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  2. The Kelly Kettle is my favorite part of this. 🙂 I don’t know anyone who uses wood burning anything anymore, but I love the idea. I think all the effort that that would take would make the coffee taste even better.

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    • I bought it thinking it would be a bit of a fad, but we have used it pretty much everyday for two and a half years now… perhaps I’m just a bit of a pyromaniac at heart!

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  3. I’m also crazy about coffee! Hardly a day goes by without at least 2 double espressos…

    You might be interested in roasting your own coffee. This is what I do. Yes, I know it’s one more kitchen appliance that runs on electricity. One more thing to buy that gets imported from China. One more appliance to throw away when you’re done with it. These things are very true.

    100 years ago all coffee was mostly grown organically, by small plantations, and were important sources of income for the communities. Older varieties of coffee couldn’t tolerate sun, and so were grown in the shade, mostly co-habitating with nearby rainforests in environmentally sound ways.

    That all changed in the 1970s when they developed varieties of coffee that could tolerate sun and also needed chemicals. What this mean was, unlike previously where growing coffee didn’t have many costs for the farmer, now farmers needed to buy their seeds, chemicals and fertilizers. These were very high yield varieties, F1s, and the market was flooded with cheap coffee. Coffee roasting companies were also consolidated and licensed. Large buyers like supermarkets will only buy from licensed roasters, and roasters will only buy from larger plantations with which they have agreements with. Fairtrade, Birdsong and so on are all part of these cartels, and the roasting gets licensed through them.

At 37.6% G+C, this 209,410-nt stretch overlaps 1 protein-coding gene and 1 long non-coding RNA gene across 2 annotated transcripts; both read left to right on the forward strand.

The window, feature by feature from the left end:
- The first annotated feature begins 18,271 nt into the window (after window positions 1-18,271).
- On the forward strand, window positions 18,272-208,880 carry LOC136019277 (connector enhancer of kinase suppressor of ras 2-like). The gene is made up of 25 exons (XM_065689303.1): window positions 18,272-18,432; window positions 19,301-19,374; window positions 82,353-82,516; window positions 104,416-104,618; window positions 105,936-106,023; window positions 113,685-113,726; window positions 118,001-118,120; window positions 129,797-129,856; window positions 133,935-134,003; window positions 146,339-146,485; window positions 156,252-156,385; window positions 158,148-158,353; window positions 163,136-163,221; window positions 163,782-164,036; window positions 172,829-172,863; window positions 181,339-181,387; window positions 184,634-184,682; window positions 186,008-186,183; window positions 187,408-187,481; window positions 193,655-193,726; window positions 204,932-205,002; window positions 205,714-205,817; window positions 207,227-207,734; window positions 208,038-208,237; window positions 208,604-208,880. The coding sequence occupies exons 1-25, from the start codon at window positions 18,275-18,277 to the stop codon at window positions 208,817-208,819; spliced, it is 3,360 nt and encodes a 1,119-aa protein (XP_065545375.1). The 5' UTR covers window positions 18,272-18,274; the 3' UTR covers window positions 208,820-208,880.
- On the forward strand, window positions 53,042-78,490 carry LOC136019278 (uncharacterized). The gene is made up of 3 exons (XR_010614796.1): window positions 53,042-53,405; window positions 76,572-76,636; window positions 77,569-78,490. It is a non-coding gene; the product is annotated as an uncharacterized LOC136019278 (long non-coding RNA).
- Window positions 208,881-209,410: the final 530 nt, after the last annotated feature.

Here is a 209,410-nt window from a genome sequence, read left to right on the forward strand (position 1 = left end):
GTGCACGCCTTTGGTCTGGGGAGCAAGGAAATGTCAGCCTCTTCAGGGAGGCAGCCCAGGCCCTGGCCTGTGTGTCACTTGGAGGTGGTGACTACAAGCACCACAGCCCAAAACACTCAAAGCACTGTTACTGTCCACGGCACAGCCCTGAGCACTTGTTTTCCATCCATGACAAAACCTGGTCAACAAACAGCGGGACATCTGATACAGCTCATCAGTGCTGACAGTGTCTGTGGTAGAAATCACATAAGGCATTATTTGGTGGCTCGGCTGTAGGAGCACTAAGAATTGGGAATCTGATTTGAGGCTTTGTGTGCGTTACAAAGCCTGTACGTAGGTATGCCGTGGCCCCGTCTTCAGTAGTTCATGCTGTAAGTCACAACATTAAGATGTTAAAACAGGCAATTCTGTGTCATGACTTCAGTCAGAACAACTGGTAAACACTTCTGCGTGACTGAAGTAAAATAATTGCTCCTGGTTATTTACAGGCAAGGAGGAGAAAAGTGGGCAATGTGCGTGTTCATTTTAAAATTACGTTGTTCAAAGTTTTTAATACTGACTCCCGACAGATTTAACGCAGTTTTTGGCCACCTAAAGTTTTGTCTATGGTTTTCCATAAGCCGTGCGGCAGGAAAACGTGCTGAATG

Is it bad to buy Birdsong or Fairtrade? No, of course not. The problem is these programs are notoriously inefficient in terms of getting money in the hands of farmers. If you pay an extra £2, the farmer probably gets 10p. Birdsong — why do you need to pay extra first for the large coffee companies to destroy small plantations, then buy from them at below market prices?

    On the other hand, if you roast your own coffee, you can bypass these cartels completely and buy pretty direct from the plantation. http://ongebrand.nl is an example of a company that buys direct from plantations. A few of their coffees are certified organic if that interests you. You do need to be a little careful what you buy, as some of the coffees come from ‘evil’ plantations, some of whom grow full-sun/full-chemical coffee. On the other hand, many of the coffees do come from small plantations where communities benefit significantly from purchases. If you consider that shade grown coffee is mostly organic and environmentally friendly, maybe various certifications aren’t very important when all is said and done.

    Another choice you have when buying raw coffee is you can choose ‘unwashed’. This means no water is used in the processing of the beans. While all coffee requires a lot of water to produce, this coffee needs less. Unwashed coffee also has a more complex flavor, that I find nicer. Unwashed is not usually practical for mass marketed coffees, because the process is very labor intensive.

    Ah, politics, politics… I’ve made some posts about this over the years…

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  4. I forgot to say too that roasted coffee is only fresh for at most a week. It doesn’t matter if you freeze or vacuum pack it, and it doesn’t matter how it’s packaged. After a week it’s no longer fresh. Ground coffee will only stay fresh one day.

    When you consider it’s almost impossible to get pre-roasted coffee this fast, you’ve probably never had a fresh cup of coffee before. Coffee tastes really good when you roast it yourself!

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  1. Small steps | The Snail of Happiness